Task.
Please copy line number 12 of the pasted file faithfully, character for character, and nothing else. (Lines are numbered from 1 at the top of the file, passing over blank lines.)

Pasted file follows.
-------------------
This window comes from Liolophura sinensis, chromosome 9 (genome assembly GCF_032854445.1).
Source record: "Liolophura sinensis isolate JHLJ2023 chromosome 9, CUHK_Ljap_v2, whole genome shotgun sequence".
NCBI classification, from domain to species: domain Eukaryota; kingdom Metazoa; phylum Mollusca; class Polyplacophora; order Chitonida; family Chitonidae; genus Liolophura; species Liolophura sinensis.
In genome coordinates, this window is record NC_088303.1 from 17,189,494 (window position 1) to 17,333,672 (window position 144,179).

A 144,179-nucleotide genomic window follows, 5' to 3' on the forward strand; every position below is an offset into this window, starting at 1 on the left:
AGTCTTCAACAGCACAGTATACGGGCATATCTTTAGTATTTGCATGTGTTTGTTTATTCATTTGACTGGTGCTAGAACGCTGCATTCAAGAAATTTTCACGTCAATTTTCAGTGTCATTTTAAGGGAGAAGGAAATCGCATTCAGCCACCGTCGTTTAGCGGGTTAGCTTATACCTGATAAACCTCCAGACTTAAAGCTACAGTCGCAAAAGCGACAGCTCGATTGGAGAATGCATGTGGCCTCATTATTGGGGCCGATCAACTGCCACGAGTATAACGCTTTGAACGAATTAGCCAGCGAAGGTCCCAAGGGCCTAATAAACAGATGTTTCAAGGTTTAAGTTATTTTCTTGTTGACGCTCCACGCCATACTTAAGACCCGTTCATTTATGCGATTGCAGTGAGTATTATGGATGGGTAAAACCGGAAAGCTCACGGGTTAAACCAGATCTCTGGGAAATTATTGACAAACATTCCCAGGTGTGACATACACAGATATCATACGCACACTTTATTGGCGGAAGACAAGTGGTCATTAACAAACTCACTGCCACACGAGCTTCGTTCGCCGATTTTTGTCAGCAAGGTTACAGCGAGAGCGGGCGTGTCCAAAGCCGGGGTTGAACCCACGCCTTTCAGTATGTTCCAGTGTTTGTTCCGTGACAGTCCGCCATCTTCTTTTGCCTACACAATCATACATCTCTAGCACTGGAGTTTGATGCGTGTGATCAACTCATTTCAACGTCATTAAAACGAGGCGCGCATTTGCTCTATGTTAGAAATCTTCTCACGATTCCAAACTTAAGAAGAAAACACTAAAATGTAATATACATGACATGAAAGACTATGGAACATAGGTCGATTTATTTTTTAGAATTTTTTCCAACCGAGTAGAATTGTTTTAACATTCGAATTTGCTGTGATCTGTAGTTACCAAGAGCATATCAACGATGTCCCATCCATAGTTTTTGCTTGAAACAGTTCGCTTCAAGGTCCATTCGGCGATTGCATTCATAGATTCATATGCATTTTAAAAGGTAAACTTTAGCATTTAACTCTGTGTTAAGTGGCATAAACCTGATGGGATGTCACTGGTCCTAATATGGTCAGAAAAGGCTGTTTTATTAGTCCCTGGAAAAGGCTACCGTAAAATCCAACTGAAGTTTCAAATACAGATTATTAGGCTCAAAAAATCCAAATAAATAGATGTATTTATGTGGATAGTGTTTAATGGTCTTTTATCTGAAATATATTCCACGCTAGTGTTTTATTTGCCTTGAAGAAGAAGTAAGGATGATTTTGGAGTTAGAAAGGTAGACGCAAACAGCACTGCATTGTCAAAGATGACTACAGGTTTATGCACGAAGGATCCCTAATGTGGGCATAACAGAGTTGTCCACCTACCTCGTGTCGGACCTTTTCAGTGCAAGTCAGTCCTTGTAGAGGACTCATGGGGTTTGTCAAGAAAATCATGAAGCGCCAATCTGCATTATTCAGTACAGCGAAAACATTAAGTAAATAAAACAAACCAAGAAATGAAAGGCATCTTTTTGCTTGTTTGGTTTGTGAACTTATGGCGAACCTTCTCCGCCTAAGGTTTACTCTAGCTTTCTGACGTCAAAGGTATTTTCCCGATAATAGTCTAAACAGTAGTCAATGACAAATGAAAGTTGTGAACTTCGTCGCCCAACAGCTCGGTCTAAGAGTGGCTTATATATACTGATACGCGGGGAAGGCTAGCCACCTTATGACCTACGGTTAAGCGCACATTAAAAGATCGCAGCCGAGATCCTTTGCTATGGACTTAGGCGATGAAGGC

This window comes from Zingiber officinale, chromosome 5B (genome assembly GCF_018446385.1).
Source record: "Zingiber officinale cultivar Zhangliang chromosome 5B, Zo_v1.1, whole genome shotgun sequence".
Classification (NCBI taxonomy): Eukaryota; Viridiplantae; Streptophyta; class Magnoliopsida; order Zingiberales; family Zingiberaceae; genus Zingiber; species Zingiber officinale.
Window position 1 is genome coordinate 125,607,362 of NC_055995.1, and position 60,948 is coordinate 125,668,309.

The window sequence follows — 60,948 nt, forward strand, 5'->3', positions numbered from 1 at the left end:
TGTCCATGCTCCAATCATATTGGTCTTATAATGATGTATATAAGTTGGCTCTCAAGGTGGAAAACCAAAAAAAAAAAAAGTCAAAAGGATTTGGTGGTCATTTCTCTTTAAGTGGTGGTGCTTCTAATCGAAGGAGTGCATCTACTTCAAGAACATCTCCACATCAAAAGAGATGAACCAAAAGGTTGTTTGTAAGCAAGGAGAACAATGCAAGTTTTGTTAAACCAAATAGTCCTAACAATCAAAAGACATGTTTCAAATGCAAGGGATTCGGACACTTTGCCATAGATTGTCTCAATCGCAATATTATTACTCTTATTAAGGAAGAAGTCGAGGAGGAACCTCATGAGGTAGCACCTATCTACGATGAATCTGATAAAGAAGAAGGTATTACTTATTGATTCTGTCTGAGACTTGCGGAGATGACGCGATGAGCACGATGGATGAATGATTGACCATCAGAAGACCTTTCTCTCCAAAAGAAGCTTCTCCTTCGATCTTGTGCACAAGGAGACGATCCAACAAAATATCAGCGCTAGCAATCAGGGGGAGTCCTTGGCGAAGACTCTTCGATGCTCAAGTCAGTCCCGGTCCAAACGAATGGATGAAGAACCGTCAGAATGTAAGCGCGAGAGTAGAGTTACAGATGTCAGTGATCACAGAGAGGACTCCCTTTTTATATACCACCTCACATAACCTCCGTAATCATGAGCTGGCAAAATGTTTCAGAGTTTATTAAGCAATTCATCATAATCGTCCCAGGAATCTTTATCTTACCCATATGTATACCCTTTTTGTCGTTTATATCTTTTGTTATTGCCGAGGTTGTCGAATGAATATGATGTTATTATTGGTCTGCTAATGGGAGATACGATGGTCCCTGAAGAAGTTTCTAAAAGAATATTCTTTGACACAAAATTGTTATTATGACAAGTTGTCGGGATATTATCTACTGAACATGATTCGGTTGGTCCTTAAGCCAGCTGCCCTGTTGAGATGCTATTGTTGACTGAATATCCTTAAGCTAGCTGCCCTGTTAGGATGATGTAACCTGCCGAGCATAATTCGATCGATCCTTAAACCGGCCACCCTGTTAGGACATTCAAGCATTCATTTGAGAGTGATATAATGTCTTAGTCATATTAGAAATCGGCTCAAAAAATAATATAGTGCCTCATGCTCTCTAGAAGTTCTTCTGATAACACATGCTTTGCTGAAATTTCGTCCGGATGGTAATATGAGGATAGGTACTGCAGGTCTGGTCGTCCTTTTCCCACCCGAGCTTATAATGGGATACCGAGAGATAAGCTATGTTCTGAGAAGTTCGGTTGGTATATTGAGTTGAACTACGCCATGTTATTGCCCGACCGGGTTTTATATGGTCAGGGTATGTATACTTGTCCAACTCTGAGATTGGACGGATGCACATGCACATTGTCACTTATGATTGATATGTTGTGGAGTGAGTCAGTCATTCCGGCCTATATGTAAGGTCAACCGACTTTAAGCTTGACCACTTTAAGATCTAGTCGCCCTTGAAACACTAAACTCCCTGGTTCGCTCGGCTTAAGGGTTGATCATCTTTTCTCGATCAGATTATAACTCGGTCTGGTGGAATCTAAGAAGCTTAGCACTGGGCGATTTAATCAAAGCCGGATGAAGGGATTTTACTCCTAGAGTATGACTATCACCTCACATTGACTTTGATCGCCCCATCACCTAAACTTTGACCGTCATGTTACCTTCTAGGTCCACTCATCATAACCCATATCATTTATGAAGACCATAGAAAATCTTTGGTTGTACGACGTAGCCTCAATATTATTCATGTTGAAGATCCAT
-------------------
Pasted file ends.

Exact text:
TGTCCATGCTCCAATCATATTGGTCTTATAATGATGTATATAAGTTGGCTCTCAAGGTGGAAAACCAAAAAAAAAAAAAGTCAAAAGGATTTGGTGGTCATTTCTCTTTAAGTGGTGGTGCTTCTAATCGAAGGAGTGCATCTACTTCAAGAACATCTCCACATCAAAAGAGATGAACCAAAAGGTTGTTTGTAAGCAAGGAGAACAATGCAAGTTTTGTTAAACCAAATAGTCCTAACAATCAAAAGACATGTTTCAAATGCAAGGGATTCGGACACTTTGCCATAGATTGTCTCAATCGCAATATTATTACTCTTATTAAGGAAGAAGTCGAGGAGGAACCTCATGAGGTAGCACCTATCTACGATGAATCTGATAAAGAAGAAGGTATTACTTATTGATTCTGTCTGAGACTTGCGGAGATGACGCGATGAGCACGATGGATGAATGATTGACCATCAGAAGACCTTTCTCTCCAAAAGAAGCTTCTCCTTCGATCTTGTGCACAAGGAGACGATCCAACAAAATATCAGCGCTAGCAATCAGGGGGAGTCCTTGGCGAAGACTCTTCGATGCTCAAGTCAGTCCCGGTCCAAACGAATGGATGAAGAACCGTCAGAATGTAAGCGCGAGAGTAGAGTTACAGATGTCAGTGATCACAGAGAGGACTCCCTTTTTATATACCACCTCACATAACCTCCGTAATCATGAGCTGGCAAAATGTTTCAGAGTTTATTAAGCAATTCATCATAATCGTCCCAGGAATCTTTATCTTACCCATATGTATACCCTTTTTGTCGTTTATATCTTTTGTTATTGCCGAGGTTGTCGAATGAATATGATGTTATTATTGGTCTGCTAATGGGAGATACGATGGTCCCTGAAGAAGTTTCTAAAAGAATATTCTTTGACACAAAATTGTTATTATGACAAGTTGTCGGGATATTATCTACTGAACATGATTCGGTTGGTCCTTAAGCCAGCTGCCCTGTTGAGATGCTATTGTTGACTGAATATCCTTAAGCTAGCTGCCCTGTTAGGATGATGTAACCTGCCGAGCATAATTCGATCGATCCTTAAACCGGCCACCCTGTTAGGACATTCAAGCATTCATTTGAGAGTGATATAATGTCTTAGTCATATTAGAAATCGGCTCAAAAAATAATATAGTGCCTCATGCTCTCTAGAAGTTCTTCTGATAACACATGCTTTGCTGAAATTTCGTCCGGATGGTAATATGAGGATAGGTACTGCAGGTCTGGTCGTCCTTTTCCCACCCGAGCTTATAATGGGATACCGAGAGATAAGCTATGTTCTGAGAAGTTCGGTTGGTATATTGAGTTGAACTACGCCATGTTATTGCCCGACCGGGTTTTATATGGTCAGGGTATGTATACTTGTCCAACTCTGAGATTGGACGGATGCACATGCACATTGTCACTTATGATTGATATGTTGTGGAGTGAGTCAGTCATTCCGGCCTATATGTAAGGTCAACCGACTTTAAGCTTGACCACTTTAAGATCTAGTCGCCCTTGAAACACTAAACTCCCTGGTTCGCTCGGCTTAAGGGTTGATCATCTTTTCTCGATCAGATTATAACTCGGTCTGGTGGAATCTAAGAAGCTTAGCACTGGGCGATTTAATCAAAGCCGGATGAAGGGATTTTACTCCTAGAGTATGACTATCACCTCACATTGACTTTGATCGCCCCATCACCTAAACTTTGACCGTCATGTTACCTTCTAGGTCCACTCATCATAACCCATATCATTTATGAAGACCATAGAAAATCTTTGGTTGTACGACGTAGCCTCAATATTATTCATGTTGAAGATCCAT